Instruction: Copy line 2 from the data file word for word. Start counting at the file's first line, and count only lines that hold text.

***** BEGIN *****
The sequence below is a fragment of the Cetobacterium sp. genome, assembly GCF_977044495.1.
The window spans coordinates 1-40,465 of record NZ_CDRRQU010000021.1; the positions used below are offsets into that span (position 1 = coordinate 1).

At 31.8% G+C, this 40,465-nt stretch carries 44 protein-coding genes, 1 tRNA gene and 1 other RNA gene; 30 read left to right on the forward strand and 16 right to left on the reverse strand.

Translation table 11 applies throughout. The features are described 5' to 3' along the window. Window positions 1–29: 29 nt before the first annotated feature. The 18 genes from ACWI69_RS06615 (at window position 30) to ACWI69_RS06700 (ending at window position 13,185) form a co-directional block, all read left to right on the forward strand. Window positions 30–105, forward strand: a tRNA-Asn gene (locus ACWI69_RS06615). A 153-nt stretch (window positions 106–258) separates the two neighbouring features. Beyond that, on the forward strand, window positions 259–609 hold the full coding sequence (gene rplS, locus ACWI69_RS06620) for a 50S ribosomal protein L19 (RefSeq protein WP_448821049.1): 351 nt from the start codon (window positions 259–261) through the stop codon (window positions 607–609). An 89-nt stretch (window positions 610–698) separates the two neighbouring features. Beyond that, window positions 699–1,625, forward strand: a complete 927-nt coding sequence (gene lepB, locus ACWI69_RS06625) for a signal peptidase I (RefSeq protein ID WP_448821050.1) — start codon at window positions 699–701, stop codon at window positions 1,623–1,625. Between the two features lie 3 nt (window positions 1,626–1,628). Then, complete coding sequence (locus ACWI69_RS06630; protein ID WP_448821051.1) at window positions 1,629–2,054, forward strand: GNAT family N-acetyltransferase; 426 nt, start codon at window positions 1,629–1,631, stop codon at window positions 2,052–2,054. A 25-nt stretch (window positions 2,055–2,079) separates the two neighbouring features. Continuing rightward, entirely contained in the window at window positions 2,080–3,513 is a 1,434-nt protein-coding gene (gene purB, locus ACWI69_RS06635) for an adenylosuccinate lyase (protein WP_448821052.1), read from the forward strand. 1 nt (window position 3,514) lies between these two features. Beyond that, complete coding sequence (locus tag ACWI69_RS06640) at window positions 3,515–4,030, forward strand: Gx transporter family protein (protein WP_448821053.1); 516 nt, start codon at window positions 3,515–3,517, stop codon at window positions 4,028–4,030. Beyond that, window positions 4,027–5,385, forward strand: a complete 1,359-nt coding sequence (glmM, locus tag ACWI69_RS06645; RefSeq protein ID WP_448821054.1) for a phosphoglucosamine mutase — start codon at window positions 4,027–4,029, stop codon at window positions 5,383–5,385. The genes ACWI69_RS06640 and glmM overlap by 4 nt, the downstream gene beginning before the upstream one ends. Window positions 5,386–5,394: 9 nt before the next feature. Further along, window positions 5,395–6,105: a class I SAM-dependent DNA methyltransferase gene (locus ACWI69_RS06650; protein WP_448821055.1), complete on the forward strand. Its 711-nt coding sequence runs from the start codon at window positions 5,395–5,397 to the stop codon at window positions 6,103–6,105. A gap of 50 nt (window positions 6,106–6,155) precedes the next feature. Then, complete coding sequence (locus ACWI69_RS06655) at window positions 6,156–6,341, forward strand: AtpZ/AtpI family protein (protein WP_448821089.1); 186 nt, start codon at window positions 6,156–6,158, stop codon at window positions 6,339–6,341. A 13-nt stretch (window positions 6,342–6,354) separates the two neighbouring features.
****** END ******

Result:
The window spans coordinates 1-40,465 of record NZ_CDRRQU010000021.1; the positions used below are offsets into that span (position 1 = coordinate 1).